From the years 1978 through 1992, AT&T used a commercial jingle, “Reach out and touch someone.” It sent the message that physical touch was unnecessary and could be replicated by using the phone to communicate. For another 28 years that premise went unchallenged; cell phones offered us the ability to text, Skype and FaceTime. In our mind it truly felt like we were there. However, the past few months have proven how wrong we were.
I speak to my children and grandchildren multiple times a day and usually see them eating breakfast and playing. I watch them doing their homework or riding their bicycles. I revel in their smiles and hold back my tears when seeing theirs, but nonetheless, I can’t wait to physically reach out and touch them. A phone call is pleasant and FaceTime is even better but it’s not comparable to actually giving them a hug and kiss. A few months ago family interaction was under appreciated and today, as much as we crave and long for that physical contact, it’s not yet the time.
Thank God, as a community we are coping regardless of the hardship. We realize that for many these past few months have been incredibly difficult. Our heart goes out to those who lost family members but were unable to adequately mourn or attend the funeral. We must show concern to the many who lost their income source and are struggling to pay rent and purchase life’s necessities. We share the sadness of those unable to share in their family’s smachot and special occasions. And how do we console the bride and groom who walked down the aisle without parents, grandparents, and siblings? We commiserate with the graduate who is unable to walk down the aisle to receive their diploma. We empathize with the bar and bat mitzvah children who diligently prepared only to see their event cancelled. Yet in spite of life’s difficulties, we have managed to persevere and carry on.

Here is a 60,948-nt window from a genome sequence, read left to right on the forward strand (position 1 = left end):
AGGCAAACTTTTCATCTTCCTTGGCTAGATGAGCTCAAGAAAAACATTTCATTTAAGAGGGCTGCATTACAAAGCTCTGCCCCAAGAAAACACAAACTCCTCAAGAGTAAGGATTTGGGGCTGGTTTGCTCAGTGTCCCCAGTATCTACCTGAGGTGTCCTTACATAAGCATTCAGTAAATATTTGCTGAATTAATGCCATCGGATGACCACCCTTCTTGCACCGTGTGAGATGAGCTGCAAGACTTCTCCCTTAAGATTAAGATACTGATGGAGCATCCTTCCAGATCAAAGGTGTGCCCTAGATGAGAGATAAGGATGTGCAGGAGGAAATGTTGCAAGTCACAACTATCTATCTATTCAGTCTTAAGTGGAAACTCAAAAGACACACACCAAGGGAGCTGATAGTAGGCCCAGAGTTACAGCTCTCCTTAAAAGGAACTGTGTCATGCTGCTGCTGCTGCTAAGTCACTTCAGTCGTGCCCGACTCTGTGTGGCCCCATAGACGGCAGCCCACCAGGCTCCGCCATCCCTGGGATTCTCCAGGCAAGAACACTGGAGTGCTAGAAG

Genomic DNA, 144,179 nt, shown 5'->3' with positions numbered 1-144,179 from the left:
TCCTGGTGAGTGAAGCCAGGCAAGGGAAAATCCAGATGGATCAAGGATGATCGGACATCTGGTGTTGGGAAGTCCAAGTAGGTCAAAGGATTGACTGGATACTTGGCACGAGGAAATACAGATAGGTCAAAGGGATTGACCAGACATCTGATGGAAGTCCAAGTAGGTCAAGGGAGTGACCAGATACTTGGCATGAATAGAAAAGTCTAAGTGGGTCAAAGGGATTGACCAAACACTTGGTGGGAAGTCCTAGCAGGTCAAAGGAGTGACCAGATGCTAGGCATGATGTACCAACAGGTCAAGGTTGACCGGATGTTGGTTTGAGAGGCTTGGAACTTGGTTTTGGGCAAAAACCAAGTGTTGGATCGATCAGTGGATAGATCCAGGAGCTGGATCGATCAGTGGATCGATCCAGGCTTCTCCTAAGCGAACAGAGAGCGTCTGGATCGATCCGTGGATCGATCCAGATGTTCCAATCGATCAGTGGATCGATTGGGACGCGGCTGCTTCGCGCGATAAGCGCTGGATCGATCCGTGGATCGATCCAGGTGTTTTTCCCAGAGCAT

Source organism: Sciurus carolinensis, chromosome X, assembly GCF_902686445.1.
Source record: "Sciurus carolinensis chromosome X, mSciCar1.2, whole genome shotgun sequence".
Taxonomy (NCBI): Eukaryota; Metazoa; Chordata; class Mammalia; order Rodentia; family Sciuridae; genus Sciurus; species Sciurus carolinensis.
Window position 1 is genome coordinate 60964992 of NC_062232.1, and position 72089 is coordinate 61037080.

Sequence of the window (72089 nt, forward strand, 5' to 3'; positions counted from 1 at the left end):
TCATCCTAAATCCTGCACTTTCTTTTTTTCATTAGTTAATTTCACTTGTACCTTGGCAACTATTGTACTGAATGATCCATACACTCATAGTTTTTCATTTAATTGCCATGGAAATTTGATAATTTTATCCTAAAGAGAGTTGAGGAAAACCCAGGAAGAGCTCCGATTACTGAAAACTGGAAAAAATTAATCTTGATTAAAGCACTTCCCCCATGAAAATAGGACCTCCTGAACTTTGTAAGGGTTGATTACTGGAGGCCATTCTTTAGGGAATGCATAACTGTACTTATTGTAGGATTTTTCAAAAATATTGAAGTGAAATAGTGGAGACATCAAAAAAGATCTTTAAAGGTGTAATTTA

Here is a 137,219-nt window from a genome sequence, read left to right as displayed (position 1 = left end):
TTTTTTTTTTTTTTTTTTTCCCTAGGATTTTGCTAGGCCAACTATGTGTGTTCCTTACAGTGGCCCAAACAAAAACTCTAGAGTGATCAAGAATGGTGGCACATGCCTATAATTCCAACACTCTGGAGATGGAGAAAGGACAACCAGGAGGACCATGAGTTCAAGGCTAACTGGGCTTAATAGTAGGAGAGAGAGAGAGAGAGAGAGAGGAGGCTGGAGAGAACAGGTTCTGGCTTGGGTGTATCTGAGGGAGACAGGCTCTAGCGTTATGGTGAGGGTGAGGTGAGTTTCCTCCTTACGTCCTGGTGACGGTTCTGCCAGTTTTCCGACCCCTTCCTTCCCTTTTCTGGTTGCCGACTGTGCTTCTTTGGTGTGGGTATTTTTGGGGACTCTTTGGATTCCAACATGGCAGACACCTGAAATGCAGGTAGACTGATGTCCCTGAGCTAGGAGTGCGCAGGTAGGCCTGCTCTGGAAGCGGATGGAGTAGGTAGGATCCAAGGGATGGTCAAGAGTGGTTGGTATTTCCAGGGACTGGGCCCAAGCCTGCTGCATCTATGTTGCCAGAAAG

Yesterday I drove by Atlantic Ave, the pulse of activity in Delray Beach (Florida), expecting the street to be empty and restaurants shuttered. Much to my shock and dismay, traffic was crawling at a snails pace and restaurants were serving customers with no care in the world. I observed limited, if any, social distancing and masks and gloves were nowhere to be seen. For a brief few moments I imagined I was glancing at a parallel universe where Covid19 didn’t exist.
I use Atlantic Ave to segue into why we collectively should have no desire to quickly reopen the shul. We must act in a manner that is logical in the short term and grasp the danger that lurks in horizon by speeding the process. We must be cognizant that new rules and regulations have to be strictly enforced regardless of the sentiment of those who strongly disagree. We have to follow the advice of the medical authorities and have confidence that our local federation, in conjunction with the rabbinical community is taking these matters seriously. New Yorkers may think of their city as the world’s epicenter but what is suitable and appropriate for New York may be inappropriate for Delray Beach. The Orthodox Union letter about when and how to open shul is important, but we must make our decisions based on the local realities.
We love our shul and we love our families, but sometimes that love requires us to do what is in their best interest even if it negatively impacts on us. I want to see my grandchildren and give them a big hug and kiss but I won’t until I should. I want to open the shul and welcome everyone back, but I won’t until I should. How long until we open? I can hear that question reverberating in my brain and yet I don’t know for sure. However, I feel confident that the question itself is beginning to change. We are no longer asking how long until we open, we are asking how soon? And with your help and continued vigilance I sincerely hope we will see each other at shul very soon.
Rabbi Jack Engel
P.S. I invite you to view a video recorded on Yom Haatzmaut on the dangers of opening Shuls too early.